You are on page 1of 31

International Parity Relationships and Forecasting Foreign Exchange Rates

Chapter Objective:

Chapter Six

6

This chapter examines several key international parity p y relationships, p , such as interest rate parity p y and purchasing power parity.

6-0

Chapter Outline
 Interest Interest Rate Rate Parity Parity
 Covered Interest Arbitrage  Purchasing Purchasing Power Power Parity Parity  PPP Deviations and  Fisher The The Fisher Fisher Effects Effects Effects   

 International Forecasting ForecastingExchange Fisher Exchange Effects Rates Rates  Purchasing Power Parity  The Fisher Market Effects  Efficient Approach   

IRP and Exchange Rate Determination the Real Exchange Rate Reasons for Deviations from IRP Evidence on Purchasing Power Parity

The Fisher F Forecasting i Effects E Exchange h Rates R  Fundamental Approach Forecasting Exchange Rates  Technical Approach

Performance of the Forecasters

6-1

1

Interest Rate Parity
  

Interest Rate Parity Defined Covered Interest Arbitrage Interest Rate Parity & Exchange Rate Determination Reasons for Deviations from Interest Rate Parity

6-2

Interest Rate Parity Defined
 

IRP is an “no arbitrage” condition. If IRP did not hold, then it would be possible for a trader to make unlimited amounts of money exploiting the arbitrage opportunity. Since we don’t typically observe persistent arbitrage conditions, conditions we can safely assume that …almost all of the time! IRP holds.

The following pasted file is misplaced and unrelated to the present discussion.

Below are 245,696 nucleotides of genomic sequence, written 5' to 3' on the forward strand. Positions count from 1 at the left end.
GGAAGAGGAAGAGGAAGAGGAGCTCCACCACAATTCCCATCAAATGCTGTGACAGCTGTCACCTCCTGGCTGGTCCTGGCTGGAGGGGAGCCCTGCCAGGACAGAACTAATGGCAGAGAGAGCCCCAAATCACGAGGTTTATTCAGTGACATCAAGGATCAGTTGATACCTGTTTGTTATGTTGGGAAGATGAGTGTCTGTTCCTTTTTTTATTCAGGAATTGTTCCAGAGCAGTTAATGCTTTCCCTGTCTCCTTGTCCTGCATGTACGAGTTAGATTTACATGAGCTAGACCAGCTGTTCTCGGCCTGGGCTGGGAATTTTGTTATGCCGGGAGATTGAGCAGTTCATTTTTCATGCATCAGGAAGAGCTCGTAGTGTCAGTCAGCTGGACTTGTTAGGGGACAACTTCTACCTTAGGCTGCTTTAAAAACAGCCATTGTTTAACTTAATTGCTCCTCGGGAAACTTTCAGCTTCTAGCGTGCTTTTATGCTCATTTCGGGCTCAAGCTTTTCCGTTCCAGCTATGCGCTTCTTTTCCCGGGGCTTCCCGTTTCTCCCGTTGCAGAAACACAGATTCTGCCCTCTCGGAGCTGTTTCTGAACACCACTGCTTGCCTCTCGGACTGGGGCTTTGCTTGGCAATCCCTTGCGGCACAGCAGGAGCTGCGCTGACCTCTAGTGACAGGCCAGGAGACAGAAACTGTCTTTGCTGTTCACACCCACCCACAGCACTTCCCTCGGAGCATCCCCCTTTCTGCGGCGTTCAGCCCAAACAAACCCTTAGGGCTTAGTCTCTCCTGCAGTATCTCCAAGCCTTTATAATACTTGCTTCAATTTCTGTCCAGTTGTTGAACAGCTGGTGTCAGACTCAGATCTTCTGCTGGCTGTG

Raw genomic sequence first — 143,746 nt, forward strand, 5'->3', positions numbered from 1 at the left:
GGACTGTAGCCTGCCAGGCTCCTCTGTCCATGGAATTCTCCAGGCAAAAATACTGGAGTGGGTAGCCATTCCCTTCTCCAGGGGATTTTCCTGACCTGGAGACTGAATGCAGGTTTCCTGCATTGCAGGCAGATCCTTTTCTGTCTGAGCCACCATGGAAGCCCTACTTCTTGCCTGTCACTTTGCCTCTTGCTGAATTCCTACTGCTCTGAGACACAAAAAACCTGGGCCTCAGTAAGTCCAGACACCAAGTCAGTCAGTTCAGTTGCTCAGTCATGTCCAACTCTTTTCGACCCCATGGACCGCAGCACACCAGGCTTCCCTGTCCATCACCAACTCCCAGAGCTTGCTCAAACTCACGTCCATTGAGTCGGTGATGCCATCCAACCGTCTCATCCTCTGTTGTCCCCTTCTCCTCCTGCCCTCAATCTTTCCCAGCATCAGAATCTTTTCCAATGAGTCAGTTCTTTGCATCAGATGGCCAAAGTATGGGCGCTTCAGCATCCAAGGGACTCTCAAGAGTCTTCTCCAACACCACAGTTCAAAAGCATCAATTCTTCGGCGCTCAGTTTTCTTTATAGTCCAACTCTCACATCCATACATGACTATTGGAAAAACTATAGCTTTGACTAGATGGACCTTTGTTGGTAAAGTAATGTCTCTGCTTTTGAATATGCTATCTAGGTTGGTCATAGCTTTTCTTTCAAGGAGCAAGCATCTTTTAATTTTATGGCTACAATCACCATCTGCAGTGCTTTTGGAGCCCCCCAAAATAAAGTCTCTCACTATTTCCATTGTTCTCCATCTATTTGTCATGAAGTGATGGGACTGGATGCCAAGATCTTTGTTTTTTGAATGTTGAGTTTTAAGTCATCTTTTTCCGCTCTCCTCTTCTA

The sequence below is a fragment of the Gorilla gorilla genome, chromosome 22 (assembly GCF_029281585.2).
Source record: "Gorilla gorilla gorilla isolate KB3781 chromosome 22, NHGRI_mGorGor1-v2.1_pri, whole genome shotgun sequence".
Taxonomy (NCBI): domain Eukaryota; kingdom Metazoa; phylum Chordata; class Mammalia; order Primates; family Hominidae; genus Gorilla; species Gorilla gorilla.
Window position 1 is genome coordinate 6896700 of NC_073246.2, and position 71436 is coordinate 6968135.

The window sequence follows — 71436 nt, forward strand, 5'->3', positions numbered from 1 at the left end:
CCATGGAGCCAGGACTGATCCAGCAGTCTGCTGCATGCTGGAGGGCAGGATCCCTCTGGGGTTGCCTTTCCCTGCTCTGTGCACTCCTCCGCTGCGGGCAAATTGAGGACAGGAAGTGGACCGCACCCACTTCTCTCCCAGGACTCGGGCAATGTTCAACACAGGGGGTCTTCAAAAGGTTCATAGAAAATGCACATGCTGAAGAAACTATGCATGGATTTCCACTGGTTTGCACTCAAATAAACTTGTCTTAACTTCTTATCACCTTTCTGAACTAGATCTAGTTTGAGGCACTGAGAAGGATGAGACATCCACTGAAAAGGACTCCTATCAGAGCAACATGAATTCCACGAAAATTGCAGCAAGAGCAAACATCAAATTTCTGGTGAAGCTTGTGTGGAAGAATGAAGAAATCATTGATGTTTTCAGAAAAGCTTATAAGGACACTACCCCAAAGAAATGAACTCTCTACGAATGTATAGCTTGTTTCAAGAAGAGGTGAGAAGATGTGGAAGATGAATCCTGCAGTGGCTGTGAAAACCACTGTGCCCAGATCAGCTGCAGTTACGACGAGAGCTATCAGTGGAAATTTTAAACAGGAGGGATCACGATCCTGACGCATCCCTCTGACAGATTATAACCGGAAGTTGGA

6-3

2

Variable Definitions
iH : Interest Rate in the home country iF : Interest Rate in the foreign country S = Current spot rate for the foreign currency (in direct quote) F = 1 year forward rate for the foreign currency (in direct quote) FPH = one year forward premium from the home country’s viewpoint = (F-S) / S FPF = one year forward premium from the foreign country’s viewpoint = (S- F) / F or (1/ FPH – 1) iCH : Covered rate of interest, from the home country’s viewpoint iCF : Covered rate of interest, from the foreign country’s viewpoint (1 + i ) F$/£ = S$/£ × (1 + i$) £
6-4

Interest Rate Parity Carefully Defined
Consider two alternative one-year investments for $1 1. You could invest in the US at iH. Future value of this investment in $ will be: $1 × (1 + iH) = (1 + iH) 2. Or you could convert $1 into the foreign currency at the going spot rate (S) and invest 1/S in the foreign country at iF whose future value will be: [1/S × (1 + iH)]. In order to eliminate any exchange rate risk, you will have to sell this amount at forward rate (F) to get you money back in $: F x [1/S × (1 + iH)]